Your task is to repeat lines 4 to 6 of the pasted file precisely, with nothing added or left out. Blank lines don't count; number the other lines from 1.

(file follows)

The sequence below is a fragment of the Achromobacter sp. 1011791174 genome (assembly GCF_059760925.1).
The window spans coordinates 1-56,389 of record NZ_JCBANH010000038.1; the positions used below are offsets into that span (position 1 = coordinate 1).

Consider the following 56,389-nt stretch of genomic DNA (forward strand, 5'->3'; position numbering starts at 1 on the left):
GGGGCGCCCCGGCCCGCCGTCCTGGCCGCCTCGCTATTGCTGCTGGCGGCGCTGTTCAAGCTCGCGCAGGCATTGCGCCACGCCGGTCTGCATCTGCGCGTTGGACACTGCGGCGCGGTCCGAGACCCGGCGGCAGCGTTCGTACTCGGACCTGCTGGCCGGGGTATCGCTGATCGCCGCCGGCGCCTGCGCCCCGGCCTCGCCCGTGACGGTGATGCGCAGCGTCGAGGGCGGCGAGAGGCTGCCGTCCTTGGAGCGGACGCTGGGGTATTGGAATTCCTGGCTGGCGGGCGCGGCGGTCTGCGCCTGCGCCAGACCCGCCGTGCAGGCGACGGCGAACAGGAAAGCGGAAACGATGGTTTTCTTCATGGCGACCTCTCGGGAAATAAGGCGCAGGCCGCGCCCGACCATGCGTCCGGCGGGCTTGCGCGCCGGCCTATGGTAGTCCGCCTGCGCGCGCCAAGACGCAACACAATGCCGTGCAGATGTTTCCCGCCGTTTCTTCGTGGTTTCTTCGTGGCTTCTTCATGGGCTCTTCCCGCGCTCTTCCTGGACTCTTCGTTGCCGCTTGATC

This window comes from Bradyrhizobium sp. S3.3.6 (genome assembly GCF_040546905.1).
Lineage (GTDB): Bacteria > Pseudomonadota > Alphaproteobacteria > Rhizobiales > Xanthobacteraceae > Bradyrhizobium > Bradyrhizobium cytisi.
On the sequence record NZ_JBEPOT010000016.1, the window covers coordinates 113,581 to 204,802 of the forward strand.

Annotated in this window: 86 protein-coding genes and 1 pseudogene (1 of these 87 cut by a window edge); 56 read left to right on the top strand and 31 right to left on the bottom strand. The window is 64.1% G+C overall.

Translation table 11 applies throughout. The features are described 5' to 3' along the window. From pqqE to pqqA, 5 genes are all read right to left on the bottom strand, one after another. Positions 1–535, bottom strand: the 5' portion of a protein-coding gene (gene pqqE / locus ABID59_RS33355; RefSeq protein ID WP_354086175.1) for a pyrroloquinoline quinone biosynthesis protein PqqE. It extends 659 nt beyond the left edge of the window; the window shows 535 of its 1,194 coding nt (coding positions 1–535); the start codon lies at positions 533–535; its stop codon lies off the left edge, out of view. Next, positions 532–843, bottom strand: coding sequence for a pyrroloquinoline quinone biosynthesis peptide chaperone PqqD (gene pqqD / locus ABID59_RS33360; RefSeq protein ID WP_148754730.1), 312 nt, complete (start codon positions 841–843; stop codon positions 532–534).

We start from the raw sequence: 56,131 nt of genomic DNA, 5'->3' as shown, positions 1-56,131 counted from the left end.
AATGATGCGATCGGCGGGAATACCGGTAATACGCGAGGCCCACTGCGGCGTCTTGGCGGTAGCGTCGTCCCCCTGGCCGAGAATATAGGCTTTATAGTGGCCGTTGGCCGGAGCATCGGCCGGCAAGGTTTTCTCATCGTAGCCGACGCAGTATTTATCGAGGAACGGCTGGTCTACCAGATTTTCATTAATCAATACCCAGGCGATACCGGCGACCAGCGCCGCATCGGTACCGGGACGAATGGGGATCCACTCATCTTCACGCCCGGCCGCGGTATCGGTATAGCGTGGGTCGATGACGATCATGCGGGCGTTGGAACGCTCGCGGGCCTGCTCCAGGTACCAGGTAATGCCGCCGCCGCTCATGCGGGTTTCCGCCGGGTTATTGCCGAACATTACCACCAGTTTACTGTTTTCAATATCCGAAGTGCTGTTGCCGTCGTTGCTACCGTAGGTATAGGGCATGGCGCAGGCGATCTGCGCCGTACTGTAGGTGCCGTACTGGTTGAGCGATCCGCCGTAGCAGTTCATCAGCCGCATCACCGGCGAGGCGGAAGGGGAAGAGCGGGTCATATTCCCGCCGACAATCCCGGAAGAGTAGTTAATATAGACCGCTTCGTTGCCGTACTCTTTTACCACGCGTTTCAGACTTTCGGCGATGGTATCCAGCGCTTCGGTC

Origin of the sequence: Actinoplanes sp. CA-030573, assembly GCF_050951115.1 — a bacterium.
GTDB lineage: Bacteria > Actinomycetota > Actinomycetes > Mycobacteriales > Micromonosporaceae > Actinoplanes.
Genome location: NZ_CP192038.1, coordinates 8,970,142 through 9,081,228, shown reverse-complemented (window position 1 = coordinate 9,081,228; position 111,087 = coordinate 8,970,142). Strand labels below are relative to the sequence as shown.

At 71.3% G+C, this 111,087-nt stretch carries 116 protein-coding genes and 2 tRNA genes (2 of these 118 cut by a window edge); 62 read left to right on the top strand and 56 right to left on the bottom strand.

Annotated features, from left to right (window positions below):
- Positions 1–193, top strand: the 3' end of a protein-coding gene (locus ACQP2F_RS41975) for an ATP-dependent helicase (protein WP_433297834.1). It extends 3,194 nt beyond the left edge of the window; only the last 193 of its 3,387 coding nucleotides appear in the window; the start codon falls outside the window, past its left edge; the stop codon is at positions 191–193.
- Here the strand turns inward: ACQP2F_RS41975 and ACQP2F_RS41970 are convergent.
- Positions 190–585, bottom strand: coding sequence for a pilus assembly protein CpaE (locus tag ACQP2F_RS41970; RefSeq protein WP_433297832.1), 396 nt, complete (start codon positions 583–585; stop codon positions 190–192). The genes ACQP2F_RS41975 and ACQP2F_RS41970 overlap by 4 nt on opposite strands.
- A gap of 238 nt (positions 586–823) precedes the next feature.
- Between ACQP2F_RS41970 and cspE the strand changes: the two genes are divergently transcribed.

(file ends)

GGGGCGCCCCGGCCCGCCGTCCTGGCCGCCTCGCTATTGCTGCTGGCGGCGCTGTTCAAGCTCGCGCAGGCATTGCGCCACGCCGGTCTGCATCTGCGCGTTGGACACTGCGGCGCGGTCCGAGACCCGGCGGCAGCGTTCGTACTCGGACCTGCTGGCCGGGGTATCGCTGATCGCCGCCGGCGCCTGCGCCCCGGCCTCGCCCGTGACGGTGATGCGCAGCGTCGAGGGCGGCGAGAGGCTGCCGTCCTTGGAGCGGACGCTGGGGTATTGGAATTCCTGGCTGGCGGGCGCGGCGGTCTGCGCCTGCGCCAGACCCGCCGTGCAGGCGACGGCGAACAGGAAAGCGGAAACGATGGTTTTCTTCATGGCGACCTCTCGGGAAATAAGGCGCAGGCCGCGCCCGACCATGCGTCCGGCGGGCTTGCGCGCCGGCCTATGGTAGTCCGCCTGCGCGCGCCAAGACGCAACACAATGCCGTGCAGATGTTTCCCGCCGTTTCTTCGTGGTTTCTTCGTGGCTTCTTCATGGGCTCTTCCCGCGCTCTTCCTGGACTCTTCGTTGCCGCTTGATC

This window comes from Bradyrhizobium sp. S3.3.6 (genome assembly GCF_040546905.1).
Lineage (GTDB): Bacteria > Pseudomonadota > Alphaproteobacteria > Rhizobiales > Xanthobacteraceae > Bradyrhizobium > Bradyrhizobium cytisi.